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Try/Buy/Wait: Wolfenstein: Youngblood (Full Review on Nintendo Switch)

In Try/Buy/Wait, Checkpoint writers review a game and give you a recommendation on whether to Try the game via demos/buy-and-refund, Buy the masterpiece of a game immediately, or Wait until the game is on sale – letting you know if a game is ultimately worth your money and time.

Your Writer: Regulus
Top 5 Favorite Games: Destiny 2, Destiny 2, Destiny 2, Destiny 2, Destiny 2
Favorite Genre: MMOFPS
Recently Finished: Wolfenstein: Youngblood, Destiny 2, Dead By Daylight
Currently Playing: Destiny 2, Wolfenstein: Youngblood
Bio: I love the intricate lore that comes out of video games and the complex worlds that are built around the narratives. That’s why I write these bite-sized summaries: so I can share with you the love I have for the worlds built by video games!

Nazi hunting is back in season! … with a few hiccups



Wolfenstein: Youngblood is out now, continuing the story of BJ Blazkowicz through the eyes of his two young daughters, Soph and Jess Blazkowicz. America is now a liberated nation free from Nazi control, and the Blazkowicz family live peacefully near BJ’s hometown of Mesquite, Texas. The family continues to train to fight against Nazis with Soph and Jess learning how to fight and use weapons. One day, it all changes when BJ disappears. Soph and Jess take it upon themselves to find their father after discovering clues about his interest in Nazi controlled Paris.




Youngblood’s foundation is a simple story about exploring Paris to find a missing BJ Blazkowicz. On the way, you help the Parisian Resistance slowly free Paris from Nazi control. While operating from a hub base within the Paris Catacombs, you get to enjoy the young American 80’s motif dynamic between the sisters, complete with witty banter and childish camaraderie. They slowly develop from the innocent “I never killed before” daughters to successful Nazi killing machines. Like father, like daughters. Compared to the complex and intricate storyline from its indirect predecessor, Wolfenstein: The New Colossus, Youngblood focuses on a simple story that fits the the game’s intent.




Returning to good old-fashioned violent Nazi executions, Youngblood presents an interesting hybrid-RPG setup with sandboxed maps. Running with the RPG setup, you’ll earn experience and level up to be able to fight tougher enemies. You can collect in-game currency in the form of Silver Coins lying all around the map and earn Stat Boost Points per character level up. Coins can upgrade your weapons while points will give you permanent upgrades for various attributes, which replace the perk system setup in the last two Wolfenstein games. These attributes can, among other things, increase max health and ammo, specialize into stealth or head-on assault, or unlock Peps, co-op specific actions that grant the sisters buffs such as health and ammo or a remote revive using in-game emotes.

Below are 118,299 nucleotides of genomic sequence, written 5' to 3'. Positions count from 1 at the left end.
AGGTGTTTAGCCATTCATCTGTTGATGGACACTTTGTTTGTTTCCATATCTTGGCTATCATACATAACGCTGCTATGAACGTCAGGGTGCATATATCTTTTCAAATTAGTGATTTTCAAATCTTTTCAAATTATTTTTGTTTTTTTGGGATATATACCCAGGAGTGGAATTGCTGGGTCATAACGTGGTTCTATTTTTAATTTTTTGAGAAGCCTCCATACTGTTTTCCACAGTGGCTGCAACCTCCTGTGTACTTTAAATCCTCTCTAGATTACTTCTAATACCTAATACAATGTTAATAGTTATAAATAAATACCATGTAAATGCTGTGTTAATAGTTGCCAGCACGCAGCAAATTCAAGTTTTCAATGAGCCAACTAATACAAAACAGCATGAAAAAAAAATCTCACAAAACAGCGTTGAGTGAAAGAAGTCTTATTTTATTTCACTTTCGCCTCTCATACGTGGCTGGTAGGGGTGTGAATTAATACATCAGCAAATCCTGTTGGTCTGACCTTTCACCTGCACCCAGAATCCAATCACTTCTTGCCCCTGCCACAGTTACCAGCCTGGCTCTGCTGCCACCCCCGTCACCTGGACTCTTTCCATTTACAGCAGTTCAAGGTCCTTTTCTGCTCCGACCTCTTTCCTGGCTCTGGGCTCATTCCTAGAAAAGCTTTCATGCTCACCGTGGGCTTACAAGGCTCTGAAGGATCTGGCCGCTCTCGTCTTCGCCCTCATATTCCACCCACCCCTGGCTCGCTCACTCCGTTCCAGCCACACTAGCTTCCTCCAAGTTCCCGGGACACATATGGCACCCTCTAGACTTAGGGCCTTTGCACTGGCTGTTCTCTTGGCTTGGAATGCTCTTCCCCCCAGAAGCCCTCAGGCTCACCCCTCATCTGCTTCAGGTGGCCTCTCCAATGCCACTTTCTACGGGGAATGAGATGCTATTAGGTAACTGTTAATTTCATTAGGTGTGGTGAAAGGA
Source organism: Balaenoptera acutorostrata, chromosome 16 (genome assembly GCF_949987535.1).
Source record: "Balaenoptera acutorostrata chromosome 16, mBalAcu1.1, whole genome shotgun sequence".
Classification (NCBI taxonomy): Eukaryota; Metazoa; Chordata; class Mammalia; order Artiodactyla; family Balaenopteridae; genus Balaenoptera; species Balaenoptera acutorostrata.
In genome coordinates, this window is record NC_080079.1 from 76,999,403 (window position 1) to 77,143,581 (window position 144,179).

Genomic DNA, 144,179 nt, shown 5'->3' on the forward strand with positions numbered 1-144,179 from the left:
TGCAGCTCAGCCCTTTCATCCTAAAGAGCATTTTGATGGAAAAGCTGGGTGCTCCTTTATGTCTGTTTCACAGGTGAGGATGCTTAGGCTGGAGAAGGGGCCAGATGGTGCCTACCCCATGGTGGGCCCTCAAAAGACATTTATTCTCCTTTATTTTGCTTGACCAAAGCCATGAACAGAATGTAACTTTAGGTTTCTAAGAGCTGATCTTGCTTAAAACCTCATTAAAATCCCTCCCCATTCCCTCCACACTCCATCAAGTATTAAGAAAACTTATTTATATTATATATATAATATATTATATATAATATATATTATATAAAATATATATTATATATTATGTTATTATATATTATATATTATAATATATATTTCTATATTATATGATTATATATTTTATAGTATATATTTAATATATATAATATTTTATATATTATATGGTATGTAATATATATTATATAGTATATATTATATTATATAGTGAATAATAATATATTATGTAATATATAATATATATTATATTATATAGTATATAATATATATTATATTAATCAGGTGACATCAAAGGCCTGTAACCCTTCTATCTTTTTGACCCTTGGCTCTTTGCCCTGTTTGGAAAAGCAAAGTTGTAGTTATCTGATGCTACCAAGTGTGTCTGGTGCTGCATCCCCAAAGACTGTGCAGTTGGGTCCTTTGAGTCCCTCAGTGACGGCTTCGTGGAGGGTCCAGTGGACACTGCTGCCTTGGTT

The gameplay setup’s quality is mixed, with praiseworthy graphics, fluidity, co-op experience, and weapon mod and perk system, but questionable map designs and development choices.


The graphics in 1080p are amazing even for the Nintendo switch. While docked, the game’s design compares well even to a PS4 or XBOX. Polished textures and particle effects draw up an amazingly realistic Parisian environment.



The weapon and mod systems are derived from the older Wolfenstein games that allow some personalization for each player to match their gameplay style. Weapons can be given different attachments to modify stats while perks can allow a combat specialization. In this, not much has changed from the older Wolfenstein games other than its inclusion in an RPG leveling style.


The maps are pretty much a repetitive sandbox where the same enemies spawn (albeit with higher levels as you progress) and where side missions are always the same objective in the same location. Heck, at one point, I got the same side mission three times in a row on one map. Map usage is also limited to your minimap, so you cannot see a map of the entire region. This is problematic for unlucky players who might wander into high-level areas where spawned enemies can one-shot you and potentially make you restart an entire mission.